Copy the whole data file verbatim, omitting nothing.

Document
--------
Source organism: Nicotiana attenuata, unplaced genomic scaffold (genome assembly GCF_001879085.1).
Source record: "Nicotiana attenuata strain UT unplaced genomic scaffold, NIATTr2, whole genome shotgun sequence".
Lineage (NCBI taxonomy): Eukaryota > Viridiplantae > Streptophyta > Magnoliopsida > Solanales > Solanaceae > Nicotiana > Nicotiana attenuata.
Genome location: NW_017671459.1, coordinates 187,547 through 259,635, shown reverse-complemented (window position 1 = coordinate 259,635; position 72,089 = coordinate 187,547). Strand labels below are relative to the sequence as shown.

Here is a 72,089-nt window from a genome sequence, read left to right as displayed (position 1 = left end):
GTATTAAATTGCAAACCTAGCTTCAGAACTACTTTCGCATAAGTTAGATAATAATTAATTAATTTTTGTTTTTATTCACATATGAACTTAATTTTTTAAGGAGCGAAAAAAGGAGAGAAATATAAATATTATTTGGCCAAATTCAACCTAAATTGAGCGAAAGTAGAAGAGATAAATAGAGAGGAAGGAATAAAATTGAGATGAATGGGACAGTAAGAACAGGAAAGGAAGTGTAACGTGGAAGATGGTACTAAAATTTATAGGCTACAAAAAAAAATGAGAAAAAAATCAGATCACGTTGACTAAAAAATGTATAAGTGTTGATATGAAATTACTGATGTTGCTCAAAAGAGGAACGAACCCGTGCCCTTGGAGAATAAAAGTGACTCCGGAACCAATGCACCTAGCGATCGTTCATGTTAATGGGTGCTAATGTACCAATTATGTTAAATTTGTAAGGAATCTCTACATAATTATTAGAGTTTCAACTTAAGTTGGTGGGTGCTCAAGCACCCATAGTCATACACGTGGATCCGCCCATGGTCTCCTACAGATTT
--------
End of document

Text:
Source organism: Nicotiana attenuata, unplaced genomic scaffold (genome assembly GCF_001879085.1).
Source record: "Nicotiana attenuata strain UT unplaced genomic scaffold, NIATTr2, whole genome shotgun sequence".
Lineage (NCBI taxonomy): Eukaryota > Viridiplantae > Streptophyta > Magnoliopsida > Solanales > Solanaceae > Nicotiana > Nicotiana attenuata.
Genome location: NW_017671459.1, coordinates 187,547 through 259,635, shown reverse-complemented (window position 1 = coordinate 259,635; position 72,089 = coordinate 187,547). Strand labels below are relative to the sequence as shown.

Here is a 72,089-nt window from a genome sequence, read left to right as displayed (position 1 = left end):
GTATTAAATTGCAAACCTAGCTTCAGAACTACTTTCGCATAAGTTAGATAATAATTAATTAATTTTTGTTTTTATTCACATATGAACTTAATTTTTTAAGGAGCGAAAAAAGGAGAGAAATATAAATATTATTTGGCCAAATTCAACCTAAATTGAGCGAAAGTAGAAGAGATAAATAGAGAGGAAGGAATAAAATTGAGATGAATGGGACAGTAAGAACAGGAAAGGAAGTGTAACGTGGAAGATGGTACTAAAATTTATAGGCTACAAAAAAAAATGAGAAAAAAATCAGATCACGTTGACTAAAAAATGTATAAGTGTTGATATGAAATTACTGATGTTGCTCAAAAGAGGAACGAACCCGTGCCCTTGGAGAATAAAAGTGACTCCGGAACCAATGCACCTAGCGATCGTTCATGTTAATGGGTGCTAATGTACCAATTATGTTAAATTTGTAAGGAATCTCTACATAATTATTAGAGTTTCAACTTAAGTTGGTGGGTGCTCAAGCACCCATAGTCATACACGTGGATCCGCCCATGGTCTCCTACAGATTT